Killer trees? The meaning of the French programme of felling roadside trees for “road safety”

KillerTrees-AFPGet

(Photo: AFP)

The French are to continue with their programme for felling trees to protect motorists who drive off the road. This story illuminates yet again how “road safety” (The Telegraph piece correctly uses inverted commas) ideology and practice inherently colludes with homicidal rule and law breaking by the motorised, rather than working to reduce danger at source.

This is an old story. In 2001 it was reported  that gangs of chainsaw-wielding motorcyclists (the “Anti-Plane Tree Commando”) were felling roadside trees in the name of “road safety”, and France has had a policy of felling such “obstacles” for some time.

What interest us are the arguments for and against the measure. Against the felling are conservation groups arguing for the beauty of the French countryside. While a noteworthy cause, that is not our principal concern. There is also an argument that shadows from roadside trees have a speed-reducing effect on drivers, and that the presence of trees can otherwise moderate driver carelessness. That’s more to the point, although not our main interest here.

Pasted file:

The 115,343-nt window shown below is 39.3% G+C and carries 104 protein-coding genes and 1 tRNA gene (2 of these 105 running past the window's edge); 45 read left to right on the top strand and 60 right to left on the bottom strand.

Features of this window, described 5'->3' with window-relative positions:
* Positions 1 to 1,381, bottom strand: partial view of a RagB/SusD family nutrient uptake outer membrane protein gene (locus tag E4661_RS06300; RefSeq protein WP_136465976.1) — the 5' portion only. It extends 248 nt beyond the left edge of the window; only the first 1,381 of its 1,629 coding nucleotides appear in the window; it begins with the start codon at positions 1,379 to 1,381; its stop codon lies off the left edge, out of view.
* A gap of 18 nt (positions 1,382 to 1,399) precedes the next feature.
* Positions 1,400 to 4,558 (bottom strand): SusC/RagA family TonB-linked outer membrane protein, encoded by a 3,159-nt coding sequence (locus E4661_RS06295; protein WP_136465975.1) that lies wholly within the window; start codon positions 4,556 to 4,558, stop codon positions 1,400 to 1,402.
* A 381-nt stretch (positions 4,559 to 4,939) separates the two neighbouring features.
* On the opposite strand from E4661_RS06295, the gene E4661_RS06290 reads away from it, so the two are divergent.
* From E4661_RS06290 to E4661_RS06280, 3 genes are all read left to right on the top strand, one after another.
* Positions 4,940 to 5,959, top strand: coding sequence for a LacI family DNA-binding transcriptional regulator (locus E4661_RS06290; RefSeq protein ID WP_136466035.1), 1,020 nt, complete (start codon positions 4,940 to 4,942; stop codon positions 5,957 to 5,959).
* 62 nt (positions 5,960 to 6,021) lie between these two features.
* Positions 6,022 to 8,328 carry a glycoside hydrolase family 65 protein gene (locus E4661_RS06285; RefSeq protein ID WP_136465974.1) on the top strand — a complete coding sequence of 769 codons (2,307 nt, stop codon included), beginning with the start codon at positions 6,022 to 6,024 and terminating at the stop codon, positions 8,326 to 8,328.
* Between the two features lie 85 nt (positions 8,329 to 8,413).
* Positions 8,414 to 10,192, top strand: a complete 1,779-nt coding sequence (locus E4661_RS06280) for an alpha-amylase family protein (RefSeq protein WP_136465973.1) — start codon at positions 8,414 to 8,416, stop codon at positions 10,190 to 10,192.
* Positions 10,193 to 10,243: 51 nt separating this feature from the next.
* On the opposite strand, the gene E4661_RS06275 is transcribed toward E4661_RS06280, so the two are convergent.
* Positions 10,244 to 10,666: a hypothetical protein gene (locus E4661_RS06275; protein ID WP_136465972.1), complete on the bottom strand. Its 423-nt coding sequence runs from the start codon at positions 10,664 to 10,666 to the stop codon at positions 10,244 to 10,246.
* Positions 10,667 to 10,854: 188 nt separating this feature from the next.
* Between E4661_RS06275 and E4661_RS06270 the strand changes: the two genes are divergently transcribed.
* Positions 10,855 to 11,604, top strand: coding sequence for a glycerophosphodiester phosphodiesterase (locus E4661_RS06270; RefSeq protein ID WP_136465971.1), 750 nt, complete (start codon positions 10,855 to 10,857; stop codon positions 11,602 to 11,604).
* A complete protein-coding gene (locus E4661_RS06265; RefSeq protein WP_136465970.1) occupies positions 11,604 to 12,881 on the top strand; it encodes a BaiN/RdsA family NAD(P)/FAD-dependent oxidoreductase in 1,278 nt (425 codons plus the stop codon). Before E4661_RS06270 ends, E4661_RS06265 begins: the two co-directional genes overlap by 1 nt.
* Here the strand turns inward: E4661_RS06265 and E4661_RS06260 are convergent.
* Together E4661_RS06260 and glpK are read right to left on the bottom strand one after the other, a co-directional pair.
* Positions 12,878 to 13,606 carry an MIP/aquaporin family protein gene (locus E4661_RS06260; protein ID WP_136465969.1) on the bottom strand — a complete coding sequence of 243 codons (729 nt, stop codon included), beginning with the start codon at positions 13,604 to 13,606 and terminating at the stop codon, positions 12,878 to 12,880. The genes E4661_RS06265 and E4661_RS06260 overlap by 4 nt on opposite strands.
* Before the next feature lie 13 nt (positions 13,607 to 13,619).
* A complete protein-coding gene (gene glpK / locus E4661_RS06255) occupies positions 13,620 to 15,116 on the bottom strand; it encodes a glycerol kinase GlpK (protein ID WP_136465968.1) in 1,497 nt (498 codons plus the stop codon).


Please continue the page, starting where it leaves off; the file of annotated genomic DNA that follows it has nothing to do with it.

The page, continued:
The next argument is that there is no demonstrable effect (as seen through casualty statistics before and after felling) on casualty rates. That is a good point – and rarely comes up in discussion. But again, it is not the main point. After all, the history of “road safety” is history of measures being implemented regardless of the evidence on their success in reducing casualties.

The risk compensation question

Often this is because, as we have seen again and again, drivers adapt to their perceptions of danger (risk compensation) and the “road safety” intervention largely displaces the risk elsewhere. And what is really interesting is how this happens not just in the short term – as displayed in the (lack of) change in casualties – but in the long term. These long-term effects are the penetration of our culture by unstated ideas about what safety on the road is all about. And that is our main point in this piece.